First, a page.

Overall Rating Gold
Overall Score 65.89
Liaison Julie Newman
Submission Date Oct. 23, 2018
Executive Letter Download

STARS v2.1

Massachusetts Institute of Technology
OP-19: Waste Minimization and Diversion

Status Score Responsible Party
Complete 2.55 / 8.00 MIT Office of Sustainability
Office of Sustainability
"---" indicates that no data was submitted for this field

Figures needed to determine total waste generated (and diverted):
Performance Year Baseline Year
Materials recycled 1,482 Tons 1,414 Tons
Materials composted 747 Tons 819 Tons
Materials donated or re-sold 24.50 Tons 35.30 Tons
Materials disposed through post-recycling residual conversion 0 Tons 0 Tons
Materials disposed in a solid waste landfill or incinerator 2,813 Tons 3,034 Tons
Total waste generated 5,066.50 Tons 5,302.30 Tons

A brief description of the residual conversion facility, including affirmation that materials are sorted prior to conversion to recover recyclables and compostable materials:

Trash, single stream recycling, and food compost are source segregated on campus, and each stream is kept separate by the hauling trucks. MIT collects single stream recycling and transports these materials to a "Zero Sort" facility, where material is sorted through a combination of automated machinery and labor. This materials recovery facility bales the sorted material and sells it to mills to be transformed into new products. MIT's food waste is transported from campus to several facilities, where it is processed, often pulped, and then composted by farmers.

Start and end dates of the performance year and baseline year (or three-year periods):
Start Date End Date
Performance Year July 1, 2016 June 30, 2017
Baseline Year July 1, 2013 June 30, 2014

A brief description of when and why the waste generation baseline was adopted (e.g. in sustainability plans and policies or in the context of other reporting obligations):

We adopted FY14 as the baseline for consistency across credits and to align with MIT's greenhouse gas commitment.

Figures needed to determine "Weighted Campus Users”:
Performance Year Baseline Year
Number of students resident on-site 5,873 6,007
Number of employees resident on-site 45 39
Number of other individuals resident on-site and/or staffed hospital beds 411 411
Total full-time equivalent student enrollment 11,053 11,301
Full-time equivalent of employees (staff + faculty) 10,430 11,380
Full-time equivalent of students enrolled exclusively in distance education 0 0
Weighted campus users 18,002.75 18,933.25

Total waste generated per weighted campus user:
Performance Year Baseline Year
Total waste generated per weighted campus user 0.28 Tons 0.28 Tons

Percentage reduction in total waste generated per weighted campus user from baseline:

Percentage of materials diverted from the landfill or incinerator by recycling, composting, donating or re-selling, performance year:

Percentage of materials diverted from the landfill or incinerator (including up to 10 percent attributable to post-recycling residual conversion):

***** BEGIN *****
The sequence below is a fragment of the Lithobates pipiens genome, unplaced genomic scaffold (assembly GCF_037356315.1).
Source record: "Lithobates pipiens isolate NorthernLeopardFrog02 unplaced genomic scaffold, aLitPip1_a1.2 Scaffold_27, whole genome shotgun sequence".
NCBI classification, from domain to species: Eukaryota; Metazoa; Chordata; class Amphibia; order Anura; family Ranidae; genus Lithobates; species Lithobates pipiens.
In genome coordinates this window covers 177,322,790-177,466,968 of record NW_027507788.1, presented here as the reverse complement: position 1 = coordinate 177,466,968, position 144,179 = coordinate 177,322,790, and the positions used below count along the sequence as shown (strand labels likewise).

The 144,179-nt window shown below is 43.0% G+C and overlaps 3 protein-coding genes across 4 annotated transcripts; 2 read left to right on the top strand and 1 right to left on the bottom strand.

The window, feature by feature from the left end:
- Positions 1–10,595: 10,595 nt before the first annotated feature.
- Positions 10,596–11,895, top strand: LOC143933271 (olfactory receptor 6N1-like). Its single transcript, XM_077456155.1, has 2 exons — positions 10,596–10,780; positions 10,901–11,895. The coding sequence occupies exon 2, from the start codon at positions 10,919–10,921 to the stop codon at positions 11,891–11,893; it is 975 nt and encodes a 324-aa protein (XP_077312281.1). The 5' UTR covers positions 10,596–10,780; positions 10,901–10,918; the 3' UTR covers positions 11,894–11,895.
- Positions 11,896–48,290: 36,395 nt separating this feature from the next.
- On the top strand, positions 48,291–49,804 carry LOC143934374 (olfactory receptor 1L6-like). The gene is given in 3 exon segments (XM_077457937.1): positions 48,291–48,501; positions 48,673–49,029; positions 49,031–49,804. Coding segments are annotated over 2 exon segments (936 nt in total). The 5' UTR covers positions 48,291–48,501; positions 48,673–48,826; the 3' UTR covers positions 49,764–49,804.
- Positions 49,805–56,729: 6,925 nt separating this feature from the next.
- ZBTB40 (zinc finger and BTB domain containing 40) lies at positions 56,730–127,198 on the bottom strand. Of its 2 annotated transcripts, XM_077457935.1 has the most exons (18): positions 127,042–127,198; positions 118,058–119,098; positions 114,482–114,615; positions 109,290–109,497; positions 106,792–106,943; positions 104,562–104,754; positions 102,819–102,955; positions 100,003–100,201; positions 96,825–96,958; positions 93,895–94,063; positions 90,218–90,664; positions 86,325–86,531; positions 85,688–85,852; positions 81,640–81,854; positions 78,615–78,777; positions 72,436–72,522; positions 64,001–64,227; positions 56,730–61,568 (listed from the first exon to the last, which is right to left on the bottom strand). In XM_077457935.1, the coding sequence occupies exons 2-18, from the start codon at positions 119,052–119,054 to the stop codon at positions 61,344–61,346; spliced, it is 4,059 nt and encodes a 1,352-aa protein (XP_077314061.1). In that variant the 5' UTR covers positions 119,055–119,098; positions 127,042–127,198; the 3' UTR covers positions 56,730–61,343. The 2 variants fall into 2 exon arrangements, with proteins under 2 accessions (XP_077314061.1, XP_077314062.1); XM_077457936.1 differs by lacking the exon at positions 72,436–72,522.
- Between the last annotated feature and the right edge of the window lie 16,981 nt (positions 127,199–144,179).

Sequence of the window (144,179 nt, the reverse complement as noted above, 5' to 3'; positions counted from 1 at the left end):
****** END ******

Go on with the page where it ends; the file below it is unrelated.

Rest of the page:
In the waste figures reported above, has the institution recycled, composted, donated and/or re-sold the following materials?:
Yes or No
Paper, plastics, glass, metals, and other recyclable containers Yes
Food Yes
Cooking oil Yes
Plant materials Yes
Animal bedding No
White goods (i.e. appliances) Yes
Laboratory equipment Yes
Furniture Yes
Residence hall move-in/move-out waste No
Scrap metal Yes
Pallets Yes
Tires Yes
Other (please specify below) Yes

A brief description of other materials the institution has recycled, composted, donated and/or re-sold:

Film plastic, such as plastic bags, are collected around campus and bailed on campus and hauled for recycling. We recycle styrofoam with a vendor that densifies the styrofoam to be used in other products. MIT also has a pilot program to recycle laboratory gloves. The small number of mattresses that are handled by MIT directly (as opposed to a construction contractor) are sent to construction and demolition waste for recycling. In addition, MIT collects clothing for reuse via Planet Aid and collects used books through the "Got Books?" program, which are sold to raise money for local causes.

Notes about the streams above:

White Goods - MIT does recycle/reuse/donate white goods, but only a portion of what is salvaged is tracked. For example, some lab equipment is not tracked through the same mechanism as office appliances. There is an opportunity to improve the data collection for white goods moving forward.

Furniture - MIT does recycle/reuse/donate furniture, but only a portion of what is salvaged is measured. MIT handles unwanted furniture through a combination of the Property Office/surplus furniture warehouse, the MIT Furniture Exchange, and the Reuse email list. Furniture that is unusable is recycled either as metal recycling or C&D recycling. There is an opportunity to improve the data collection for furniture moving forward.